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Scientists built bipedal robots so advanced you'll feel bad for them when they fall down

The Defense Advanced Research Projects Agency, the government agency that brought you the internet, held a major robotics competition on Friday and Saturday. The magazine IEEE Spectrum compiled a funny video of the humanoid robots losing their balance and falling over.

Don't be fooled into thinking the competition as a whole was a failure. Several robots were able to complete a variety of tasks: driving a vehicle, climbing up stairs, walking on rubble, operating a power tool, and so forth. They did it slowly and with some mishaps, but this still represents dramatic progress.

DARPA hopes this kind of robot can be deployed the next time there's a situation like the 2011 Fukushima nuclear disaster where human first responders would be in serious danger. There are also undoubtedly military applications, which DARPA — an agency of the military — will be happy to exploit.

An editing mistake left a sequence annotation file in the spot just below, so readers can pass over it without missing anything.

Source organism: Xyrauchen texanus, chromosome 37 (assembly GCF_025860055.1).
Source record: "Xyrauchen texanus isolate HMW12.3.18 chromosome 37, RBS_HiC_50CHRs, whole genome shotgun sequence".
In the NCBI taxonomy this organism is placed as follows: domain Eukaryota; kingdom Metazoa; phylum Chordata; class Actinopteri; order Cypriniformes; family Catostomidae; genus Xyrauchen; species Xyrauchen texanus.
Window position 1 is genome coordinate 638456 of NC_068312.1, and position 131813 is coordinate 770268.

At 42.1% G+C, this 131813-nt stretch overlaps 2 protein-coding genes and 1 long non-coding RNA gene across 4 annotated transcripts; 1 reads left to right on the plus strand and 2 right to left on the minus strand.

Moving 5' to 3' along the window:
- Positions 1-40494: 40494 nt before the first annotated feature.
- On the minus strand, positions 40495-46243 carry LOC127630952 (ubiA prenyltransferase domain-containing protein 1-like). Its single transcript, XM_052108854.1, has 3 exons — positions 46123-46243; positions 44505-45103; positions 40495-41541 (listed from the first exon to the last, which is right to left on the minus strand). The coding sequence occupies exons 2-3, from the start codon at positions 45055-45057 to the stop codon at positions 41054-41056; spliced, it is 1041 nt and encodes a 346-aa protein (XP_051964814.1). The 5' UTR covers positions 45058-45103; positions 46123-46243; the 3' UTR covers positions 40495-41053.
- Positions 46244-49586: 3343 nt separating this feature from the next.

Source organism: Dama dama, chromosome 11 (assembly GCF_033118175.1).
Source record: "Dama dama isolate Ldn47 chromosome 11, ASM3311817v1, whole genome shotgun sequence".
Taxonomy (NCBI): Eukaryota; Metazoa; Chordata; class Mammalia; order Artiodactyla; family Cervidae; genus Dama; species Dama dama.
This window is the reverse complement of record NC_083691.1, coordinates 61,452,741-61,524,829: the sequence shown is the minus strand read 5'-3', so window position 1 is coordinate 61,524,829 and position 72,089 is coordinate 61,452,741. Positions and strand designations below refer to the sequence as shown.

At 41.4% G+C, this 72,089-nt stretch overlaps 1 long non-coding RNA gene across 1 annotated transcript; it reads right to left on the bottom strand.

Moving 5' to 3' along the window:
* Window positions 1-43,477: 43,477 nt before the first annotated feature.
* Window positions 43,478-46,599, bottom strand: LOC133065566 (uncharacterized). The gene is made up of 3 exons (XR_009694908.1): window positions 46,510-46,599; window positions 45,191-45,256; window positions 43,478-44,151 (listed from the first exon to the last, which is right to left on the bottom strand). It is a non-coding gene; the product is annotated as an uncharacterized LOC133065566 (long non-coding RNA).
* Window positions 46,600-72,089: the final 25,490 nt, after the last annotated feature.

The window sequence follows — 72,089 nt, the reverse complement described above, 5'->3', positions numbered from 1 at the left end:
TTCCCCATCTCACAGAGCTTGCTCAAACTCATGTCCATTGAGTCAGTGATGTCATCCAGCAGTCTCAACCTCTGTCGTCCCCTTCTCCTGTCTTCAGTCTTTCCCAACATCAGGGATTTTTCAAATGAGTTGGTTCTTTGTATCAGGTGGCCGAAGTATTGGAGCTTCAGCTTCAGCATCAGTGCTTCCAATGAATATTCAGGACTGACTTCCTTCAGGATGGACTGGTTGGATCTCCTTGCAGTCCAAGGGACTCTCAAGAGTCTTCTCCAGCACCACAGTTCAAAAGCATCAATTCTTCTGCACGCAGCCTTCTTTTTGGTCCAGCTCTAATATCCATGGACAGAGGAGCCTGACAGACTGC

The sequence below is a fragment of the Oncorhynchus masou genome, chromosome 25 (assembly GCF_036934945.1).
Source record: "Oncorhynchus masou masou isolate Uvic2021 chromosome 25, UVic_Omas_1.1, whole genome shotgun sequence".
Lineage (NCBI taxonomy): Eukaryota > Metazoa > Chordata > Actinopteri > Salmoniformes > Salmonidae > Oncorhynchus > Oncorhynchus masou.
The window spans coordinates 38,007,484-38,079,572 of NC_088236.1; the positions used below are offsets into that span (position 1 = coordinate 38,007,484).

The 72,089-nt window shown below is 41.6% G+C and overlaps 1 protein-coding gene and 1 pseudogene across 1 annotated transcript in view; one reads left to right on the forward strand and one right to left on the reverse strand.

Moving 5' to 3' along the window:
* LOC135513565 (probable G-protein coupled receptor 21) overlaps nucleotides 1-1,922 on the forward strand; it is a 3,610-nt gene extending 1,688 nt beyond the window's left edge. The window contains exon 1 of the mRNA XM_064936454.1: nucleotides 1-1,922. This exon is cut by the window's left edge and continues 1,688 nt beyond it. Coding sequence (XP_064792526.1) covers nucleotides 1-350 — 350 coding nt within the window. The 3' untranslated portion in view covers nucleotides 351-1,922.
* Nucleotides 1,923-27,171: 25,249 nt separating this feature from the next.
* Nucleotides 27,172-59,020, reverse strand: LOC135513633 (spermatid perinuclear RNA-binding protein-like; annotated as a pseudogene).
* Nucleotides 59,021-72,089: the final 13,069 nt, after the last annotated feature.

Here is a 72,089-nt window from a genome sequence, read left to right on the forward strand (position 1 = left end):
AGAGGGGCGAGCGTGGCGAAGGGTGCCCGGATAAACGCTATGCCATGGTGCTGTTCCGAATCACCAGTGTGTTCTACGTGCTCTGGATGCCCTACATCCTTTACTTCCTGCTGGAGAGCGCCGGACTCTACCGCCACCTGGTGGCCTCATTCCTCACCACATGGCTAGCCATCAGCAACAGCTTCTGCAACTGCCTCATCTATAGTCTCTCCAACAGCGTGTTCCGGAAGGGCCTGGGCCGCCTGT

And as Alex Tabarrok points out, this is a strategy DARPA has pursued before. In 2004, the agency held its first competition for self-driving cars. Every single vehicle failed at the task of driving 150 miles through relatively flat desert terrain. Yet by 2007, self-driving cars could not only drive across the desert, they could navigate urban streets and obey traffic laws, too.

So while humanoid robots are error-prone today, they might not be for long.